Lajtha, K., V. L. Bailey, K. McFarlane, K. Paustian, D. Bachelet, R. Abramoff, D. Angers, S. A. Billings, D. Cerkowniak, Y. G. Dialynas, A. Finzi, N. H. F. French, S. Frey, N. P. Gurwick, J. Harden, J. M. F. Johnson, K. Johnson, J. Lehmann, S. Liu, B. McConkey, U. Mishra, S. Ollinger, D. Paré, F. Paz Pellat, D. deB. Richter, S. M. Schaeffer, J. Schimel, C. Shaw, J. Tang, K. Todd-Brown, C. Trettin, M. Waldrop, T. Whitman, and K. Wickland, 2018: Chapter 12: Soils. In Second State of the Carbon Cycle Report (SOCCR2): A Sustained Assessment Report [Cavallaro, N., G. Shrestha, R. Birdsey, M. A. Mayes, R. G. Najjar, S. C. Reed, P. Romero-Lankao, and Z. Zhu (eds.)]. U.S. Global Change Research Program, Washington, DC, USA, pp. 469-506, https://doi.org/10.7930/SOCCR2.2018.Ch12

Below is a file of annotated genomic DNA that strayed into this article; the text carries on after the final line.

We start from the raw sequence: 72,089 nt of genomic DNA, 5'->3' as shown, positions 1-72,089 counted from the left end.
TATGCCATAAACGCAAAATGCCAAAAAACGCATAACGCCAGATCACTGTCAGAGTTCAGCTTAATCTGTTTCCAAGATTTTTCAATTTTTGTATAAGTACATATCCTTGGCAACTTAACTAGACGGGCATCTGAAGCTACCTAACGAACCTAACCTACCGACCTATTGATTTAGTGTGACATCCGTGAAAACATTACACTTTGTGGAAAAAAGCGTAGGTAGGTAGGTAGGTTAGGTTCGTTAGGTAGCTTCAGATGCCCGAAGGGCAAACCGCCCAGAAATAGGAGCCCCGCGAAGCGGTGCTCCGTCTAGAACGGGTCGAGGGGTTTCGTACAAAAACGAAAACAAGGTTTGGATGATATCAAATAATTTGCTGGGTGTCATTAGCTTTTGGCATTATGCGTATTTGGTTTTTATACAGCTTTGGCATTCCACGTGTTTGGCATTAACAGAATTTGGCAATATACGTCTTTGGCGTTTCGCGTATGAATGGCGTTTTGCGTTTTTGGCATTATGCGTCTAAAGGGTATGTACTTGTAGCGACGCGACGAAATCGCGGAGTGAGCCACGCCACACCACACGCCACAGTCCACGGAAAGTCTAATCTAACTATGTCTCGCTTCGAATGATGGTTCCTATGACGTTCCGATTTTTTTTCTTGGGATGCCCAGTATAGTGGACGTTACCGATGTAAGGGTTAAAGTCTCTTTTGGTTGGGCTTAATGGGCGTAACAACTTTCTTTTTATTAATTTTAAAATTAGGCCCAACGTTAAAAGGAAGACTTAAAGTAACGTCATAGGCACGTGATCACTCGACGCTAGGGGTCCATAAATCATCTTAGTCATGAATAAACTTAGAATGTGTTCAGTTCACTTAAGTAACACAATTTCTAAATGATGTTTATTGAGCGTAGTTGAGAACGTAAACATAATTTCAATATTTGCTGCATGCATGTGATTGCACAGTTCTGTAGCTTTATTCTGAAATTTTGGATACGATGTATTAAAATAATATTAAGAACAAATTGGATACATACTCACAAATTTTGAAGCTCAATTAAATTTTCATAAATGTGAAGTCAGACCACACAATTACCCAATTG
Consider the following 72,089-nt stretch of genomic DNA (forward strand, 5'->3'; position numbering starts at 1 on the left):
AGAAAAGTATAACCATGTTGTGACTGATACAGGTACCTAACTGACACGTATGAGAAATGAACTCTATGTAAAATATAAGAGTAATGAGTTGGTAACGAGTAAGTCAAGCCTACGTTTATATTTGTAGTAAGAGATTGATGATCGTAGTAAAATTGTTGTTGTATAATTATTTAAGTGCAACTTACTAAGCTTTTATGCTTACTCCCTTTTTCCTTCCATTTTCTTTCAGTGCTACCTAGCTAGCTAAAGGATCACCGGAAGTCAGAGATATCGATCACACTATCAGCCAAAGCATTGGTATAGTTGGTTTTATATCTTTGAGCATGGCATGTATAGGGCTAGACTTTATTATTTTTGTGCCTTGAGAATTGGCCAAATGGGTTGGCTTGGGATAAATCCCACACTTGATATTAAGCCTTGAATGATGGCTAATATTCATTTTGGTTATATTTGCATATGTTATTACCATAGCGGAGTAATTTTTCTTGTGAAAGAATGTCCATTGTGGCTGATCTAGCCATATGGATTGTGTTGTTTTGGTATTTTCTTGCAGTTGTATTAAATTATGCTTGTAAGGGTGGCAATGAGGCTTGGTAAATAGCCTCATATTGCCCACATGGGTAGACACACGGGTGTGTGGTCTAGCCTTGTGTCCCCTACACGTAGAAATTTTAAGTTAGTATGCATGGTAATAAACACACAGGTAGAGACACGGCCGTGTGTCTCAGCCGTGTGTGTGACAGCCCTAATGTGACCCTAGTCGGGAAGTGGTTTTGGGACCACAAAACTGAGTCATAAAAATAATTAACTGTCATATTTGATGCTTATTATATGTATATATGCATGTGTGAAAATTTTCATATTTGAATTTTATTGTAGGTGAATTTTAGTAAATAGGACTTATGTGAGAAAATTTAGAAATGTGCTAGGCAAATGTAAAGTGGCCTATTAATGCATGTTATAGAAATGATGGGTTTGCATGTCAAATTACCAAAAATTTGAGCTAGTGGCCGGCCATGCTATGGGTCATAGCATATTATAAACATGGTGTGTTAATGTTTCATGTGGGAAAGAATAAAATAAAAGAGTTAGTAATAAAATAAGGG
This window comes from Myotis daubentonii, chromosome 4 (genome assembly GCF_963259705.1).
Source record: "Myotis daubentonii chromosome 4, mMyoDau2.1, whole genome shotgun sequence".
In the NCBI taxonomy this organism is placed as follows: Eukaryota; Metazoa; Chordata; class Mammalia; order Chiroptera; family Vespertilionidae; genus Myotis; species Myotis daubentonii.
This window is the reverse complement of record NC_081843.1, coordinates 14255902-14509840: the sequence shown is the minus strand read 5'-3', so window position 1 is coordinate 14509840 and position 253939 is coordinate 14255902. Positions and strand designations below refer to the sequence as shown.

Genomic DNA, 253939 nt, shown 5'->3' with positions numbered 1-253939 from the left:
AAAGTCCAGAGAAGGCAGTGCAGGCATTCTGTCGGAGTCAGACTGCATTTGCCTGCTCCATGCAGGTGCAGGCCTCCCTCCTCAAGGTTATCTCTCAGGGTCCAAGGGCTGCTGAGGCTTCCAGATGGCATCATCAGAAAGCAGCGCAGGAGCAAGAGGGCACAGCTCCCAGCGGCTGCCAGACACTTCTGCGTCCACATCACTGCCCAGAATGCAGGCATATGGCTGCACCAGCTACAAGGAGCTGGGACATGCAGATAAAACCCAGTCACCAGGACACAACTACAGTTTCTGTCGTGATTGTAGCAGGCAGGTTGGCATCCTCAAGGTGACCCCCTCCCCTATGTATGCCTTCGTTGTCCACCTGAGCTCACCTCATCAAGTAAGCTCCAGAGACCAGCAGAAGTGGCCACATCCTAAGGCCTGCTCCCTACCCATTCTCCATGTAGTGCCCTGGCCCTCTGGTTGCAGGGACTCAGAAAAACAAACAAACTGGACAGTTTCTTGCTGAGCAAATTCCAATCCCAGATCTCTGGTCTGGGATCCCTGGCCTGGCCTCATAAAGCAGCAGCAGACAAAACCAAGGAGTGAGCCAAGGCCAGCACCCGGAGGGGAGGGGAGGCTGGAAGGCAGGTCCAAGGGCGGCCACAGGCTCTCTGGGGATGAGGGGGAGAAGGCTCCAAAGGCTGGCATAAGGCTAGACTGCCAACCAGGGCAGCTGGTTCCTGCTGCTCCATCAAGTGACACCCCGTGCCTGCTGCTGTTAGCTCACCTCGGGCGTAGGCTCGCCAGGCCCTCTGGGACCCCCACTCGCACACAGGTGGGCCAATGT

Globally, soils contain more than three times as much carbon as the atmosphere and four and a half times more carbon than the world’s biota (Lal 2004); therefore, even small changes in soil carbon stocks could lead to large changes in the atmospheric concentration of carbon dioxide (CO2). Despite their importance, however, stocks of soil organic carbon (SOC), which is the carbon component of soil organic matter (SOM), have been depleted through changes in land use and land cover and unsustainable land management practices associated with agriculture, grazing, and forest management. To better manage and sustain SOC stocks, a focused understanding of microbial and biogeochemical processes that interact in soils, regardless of land cover, to control soil carbon stabilization and destabilization is needed. Soil organic matter (the organic component of soil, consisting of organic residues at various stages of decomposition, soil organisms, and substances synthesized by soil organisms) also is considered a central indicator of soil health because it regulates multiple ecosystem services that humanity derives from soils, including moderation of climate. SOM stores nutrients, increases water-holding capacity to promote plant growth, limits leaching of nutrients, and adds structure that improves drainage and reduces erosion (Oldfield et al., 2015).